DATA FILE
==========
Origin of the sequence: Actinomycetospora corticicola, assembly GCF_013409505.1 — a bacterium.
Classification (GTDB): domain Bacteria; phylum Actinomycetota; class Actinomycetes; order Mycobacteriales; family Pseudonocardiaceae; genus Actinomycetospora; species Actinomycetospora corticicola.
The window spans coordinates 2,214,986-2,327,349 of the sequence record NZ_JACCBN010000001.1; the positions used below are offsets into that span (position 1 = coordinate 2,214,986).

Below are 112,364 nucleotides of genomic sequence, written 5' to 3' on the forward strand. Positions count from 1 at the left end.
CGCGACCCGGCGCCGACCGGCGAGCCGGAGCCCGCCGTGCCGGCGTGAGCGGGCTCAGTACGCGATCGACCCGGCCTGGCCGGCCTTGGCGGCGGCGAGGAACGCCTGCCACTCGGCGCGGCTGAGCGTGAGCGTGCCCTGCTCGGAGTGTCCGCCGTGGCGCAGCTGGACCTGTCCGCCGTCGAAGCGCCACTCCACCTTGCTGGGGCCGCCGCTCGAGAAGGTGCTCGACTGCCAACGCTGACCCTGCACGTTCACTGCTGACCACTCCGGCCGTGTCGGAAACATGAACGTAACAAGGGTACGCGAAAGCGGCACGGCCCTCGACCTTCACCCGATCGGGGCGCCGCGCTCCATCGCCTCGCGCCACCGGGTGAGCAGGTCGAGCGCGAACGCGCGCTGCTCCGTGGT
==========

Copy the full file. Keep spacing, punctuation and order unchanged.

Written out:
Origin of the sequence: Actinomycetospora corticicola, assembly GCF_013409505.1 — a bacterium.
Classification (GTDB): domain Bacteria; phylum Actinomycetota; class Actinomycetes; order Mycobacteriales; family Pseudonocardiaceae; genus Actinomycetospora; species Actinomycetospora corticicola.
The window spans coordinates 2,214,986-2,327,349 of the sequence record NZ_JACCBN010000001.1; the positions used below are offsets into that span (position 1 = coordinate 2,214,986).

Below are 112,364 nucleotides of genomic sequence, written 5' to 3' on the forward strand. Positions count from 1 at the left end.
CGCGACCCGGCGCCGACCGGCGAGCCGGAGCCCGCCGTGCCGGCGTGAGCGGGCTCAGTACGCGATCGACCCGGCCTGGCCGGCCTTGGCGGCGGCGAGGAACGCCTGCCACTCGGCGCGGCTGAGCGTGAGCGTGCCCTGCTCGGAGTGTCCGCCGTGGCGCAGCTGGACCTGTCCGCCGTCGAAGCGCCACTCCACCTTGCTGGGGCCGCCGCTCGAGAAGGTGCTCGACTGCCAACGCTGACCCTGCACGTTCACTGCTGACCACTCCGGCCGTGTCGGAAACATGAACGTAACAAGGGTACGCGAAAGCGGCACGGCCCTCGACCTTCACCCGATCGGGGCGCCGCGCTCCATCGCCTCGCGCCACCGGGTGAGCAGGTCGAGCGCGAACGCGCGCTGCTCCGTGGT